What's Wrong with Volunteer Travel?: by Daniela Papi

Daniela spent six years living in Cambodia where she founded PEPY, a youth leadership and education organization, and PEPY Tours, a development education travel company. PEPY Tours, which started as a "voluntourism" organization, is now a leading advocate in the shift from service to learning travel and Daniela blogs frequently about this and other topics through her blog, "Lessons I Learned".

Thursday, July 4, 2013

The Most and Least Welcoming Countries for Foreigners

The Washington Post and writer Max Fisher published this article based on a World Economic Forum report about the most and least welcoming countries to foreigners. Some of their ratings simply do not make sense to me. Of course, data can always be manipulated. I tend to value personal experience more. What do you think?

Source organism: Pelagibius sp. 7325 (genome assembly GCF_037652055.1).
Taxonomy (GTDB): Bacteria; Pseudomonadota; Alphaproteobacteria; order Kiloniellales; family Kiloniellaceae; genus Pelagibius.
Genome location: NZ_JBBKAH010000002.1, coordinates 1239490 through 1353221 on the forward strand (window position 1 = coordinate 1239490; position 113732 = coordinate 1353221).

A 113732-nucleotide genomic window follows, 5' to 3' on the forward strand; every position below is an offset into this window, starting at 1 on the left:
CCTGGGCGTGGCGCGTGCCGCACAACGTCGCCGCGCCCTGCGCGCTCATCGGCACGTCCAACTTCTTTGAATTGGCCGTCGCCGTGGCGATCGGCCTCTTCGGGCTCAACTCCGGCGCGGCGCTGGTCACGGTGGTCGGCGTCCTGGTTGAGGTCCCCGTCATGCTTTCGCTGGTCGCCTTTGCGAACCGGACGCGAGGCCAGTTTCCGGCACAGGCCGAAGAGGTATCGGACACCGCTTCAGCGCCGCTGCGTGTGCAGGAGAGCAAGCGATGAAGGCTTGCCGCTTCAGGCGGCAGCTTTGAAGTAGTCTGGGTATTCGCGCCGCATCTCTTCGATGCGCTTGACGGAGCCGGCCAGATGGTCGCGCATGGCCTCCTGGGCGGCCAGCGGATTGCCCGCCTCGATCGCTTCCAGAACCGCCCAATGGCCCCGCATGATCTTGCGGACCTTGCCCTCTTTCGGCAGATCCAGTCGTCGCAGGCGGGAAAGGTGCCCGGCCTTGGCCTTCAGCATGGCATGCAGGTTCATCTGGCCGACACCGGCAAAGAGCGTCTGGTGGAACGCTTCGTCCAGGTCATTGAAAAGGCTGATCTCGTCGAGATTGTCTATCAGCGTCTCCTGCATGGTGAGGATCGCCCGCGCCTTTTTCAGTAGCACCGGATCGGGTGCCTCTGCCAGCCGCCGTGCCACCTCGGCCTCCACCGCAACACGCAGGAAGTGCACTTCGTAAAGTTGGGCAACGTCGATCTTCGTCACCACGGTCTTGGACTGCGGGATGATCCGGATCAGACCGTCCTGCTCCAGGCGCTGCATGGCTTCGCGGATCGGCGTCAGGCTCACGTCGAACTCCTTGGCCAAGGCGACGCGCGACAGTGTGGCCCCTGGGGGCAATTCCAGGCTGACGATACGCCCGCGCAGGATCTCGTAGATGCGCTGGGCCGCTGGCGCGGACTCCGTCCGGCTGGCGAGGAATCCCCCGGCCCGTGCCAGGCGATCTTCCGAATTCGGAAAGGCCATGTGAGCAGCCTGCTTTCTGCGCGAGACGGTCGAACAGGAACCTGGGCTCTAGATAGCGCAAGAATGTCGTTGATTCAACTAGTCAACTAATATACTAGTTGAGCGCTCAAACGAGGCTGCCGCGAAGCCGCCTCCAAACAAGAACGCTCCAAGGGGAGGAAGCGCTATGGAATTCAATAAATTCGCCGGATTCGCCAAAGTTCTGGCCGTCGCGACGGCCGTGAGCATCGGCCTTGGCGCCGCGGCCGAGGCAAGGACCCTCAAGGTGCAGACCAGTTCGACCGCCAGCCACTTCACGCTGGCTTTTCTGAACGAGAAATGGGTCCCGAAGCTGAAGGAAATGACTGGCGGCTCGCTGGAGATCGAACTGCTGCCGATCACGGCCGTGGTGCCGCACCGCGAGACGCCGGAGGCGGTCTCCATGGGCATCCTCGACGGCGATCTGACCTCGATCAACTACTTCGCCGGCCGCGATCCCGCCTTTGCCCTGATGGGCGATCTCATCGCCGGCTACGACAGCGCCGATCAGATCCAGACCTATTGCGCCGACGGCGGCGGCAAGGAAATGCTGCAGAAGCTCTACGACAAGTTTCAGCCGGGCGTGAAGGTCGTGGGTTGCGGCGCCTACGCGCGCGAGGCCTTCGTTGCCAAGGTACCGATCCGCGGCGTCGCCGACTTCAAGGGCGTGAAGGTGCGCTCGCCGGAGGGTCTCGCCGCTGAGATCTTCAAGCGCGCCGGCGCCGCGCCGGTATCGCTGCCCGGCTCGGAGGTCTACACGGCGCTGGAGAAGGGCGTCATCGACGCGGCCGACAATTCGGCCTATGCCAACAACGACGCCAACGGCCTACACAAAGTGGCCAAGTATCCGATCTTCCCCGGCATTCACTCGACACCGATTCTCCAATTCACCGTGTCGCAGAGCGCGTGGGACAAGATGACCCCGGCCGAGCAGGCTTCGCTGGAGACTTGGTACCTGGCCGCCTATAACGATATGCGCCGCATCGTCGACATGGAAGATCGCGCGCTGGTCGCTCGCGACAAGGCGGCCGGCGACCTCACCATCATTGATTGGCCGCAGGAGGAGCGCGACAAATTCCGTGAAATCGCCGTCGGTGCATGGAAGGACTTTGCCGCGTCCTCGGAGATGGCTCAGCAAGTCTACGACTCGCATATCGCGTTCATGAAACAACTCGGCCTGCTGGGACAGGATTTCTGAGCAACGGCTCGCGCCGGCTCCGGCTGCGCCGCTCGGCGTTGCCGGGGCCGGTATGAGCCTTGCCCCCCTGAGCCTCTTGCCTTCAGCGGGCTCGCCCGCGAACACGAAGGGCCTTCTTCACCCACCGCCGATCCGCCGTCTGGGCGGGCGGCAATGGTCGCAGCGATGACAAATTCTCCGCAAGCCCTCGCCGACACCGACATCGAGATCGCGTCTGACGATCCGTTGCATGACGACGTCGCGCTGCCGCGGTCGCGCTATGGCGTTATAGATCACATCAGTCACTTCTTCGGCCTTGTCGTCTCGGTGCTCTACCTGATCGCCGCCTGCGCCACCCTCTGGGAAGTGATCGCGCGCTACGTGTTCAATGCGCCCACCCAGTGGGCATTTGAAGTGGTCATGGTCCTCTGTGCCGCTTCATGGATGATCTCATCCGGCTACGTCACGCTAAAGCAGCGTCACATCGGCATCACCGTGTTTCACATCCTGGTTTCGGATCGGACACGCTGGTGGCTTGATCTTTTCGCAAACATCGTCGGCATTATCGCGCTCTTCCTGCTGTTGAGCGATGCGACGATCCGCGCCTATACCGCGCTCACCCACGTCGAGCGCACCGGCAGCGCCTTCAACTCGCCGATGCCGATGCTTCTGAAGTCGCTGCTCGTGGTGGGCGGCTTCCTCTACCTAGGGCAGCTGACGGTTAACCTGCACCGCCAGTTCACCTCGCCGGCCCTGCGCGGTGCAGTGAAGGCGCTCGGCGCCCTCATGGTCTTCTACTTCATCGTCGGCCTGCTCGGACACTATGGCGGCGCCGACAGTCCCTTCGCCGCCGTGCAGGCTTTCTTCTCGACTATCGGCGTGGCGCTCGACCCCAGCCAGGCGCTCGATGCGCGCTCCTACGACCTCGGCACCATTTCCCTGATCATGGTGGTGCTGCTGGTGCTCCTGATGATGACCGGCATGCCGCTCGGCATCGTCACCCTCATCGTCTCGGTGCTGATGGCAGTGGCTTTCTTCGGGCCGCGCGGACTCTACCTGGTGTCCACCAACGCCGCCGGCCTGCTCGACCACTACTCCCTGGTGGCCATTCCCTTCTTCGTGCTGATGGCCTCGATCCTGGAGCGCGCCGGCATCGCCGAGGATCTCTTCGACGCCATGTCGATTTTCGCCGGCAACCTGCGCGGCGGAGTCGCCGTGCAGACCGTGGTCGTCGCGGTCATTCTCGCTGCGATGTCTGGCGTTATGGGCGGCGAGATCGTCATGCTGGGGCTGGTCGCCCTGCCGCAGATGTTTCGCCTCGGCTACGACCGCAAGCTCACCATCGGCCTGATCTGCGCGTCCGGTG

Buried several hundred pages into a new World Economic Forum report on global tourism, past the sections on air travel infrastructure and physician density (by which they mean the number of physicians per capita, not the mass-per-cubic-meter of individual doctors), are some very interesting numbers. The WEF has compiled survey data from 140 countries estimating the attitude of each countries’ population toward foreign visitors.

The results, mapped out above, seem significant beyond just tourism. Red countries are less welcoming to foreign visitors, according to the data; blue countries are more welcoming. Click the map (or here) to enlarge the image. The WEF gathered the data from late 2011 through late 2012 by asking respondents, “How welcome are foreign visitors in your country?”

The WEF explains that the survey results are meant to help “measure the extent to which a country and society are open to tourism and foreign visitors.”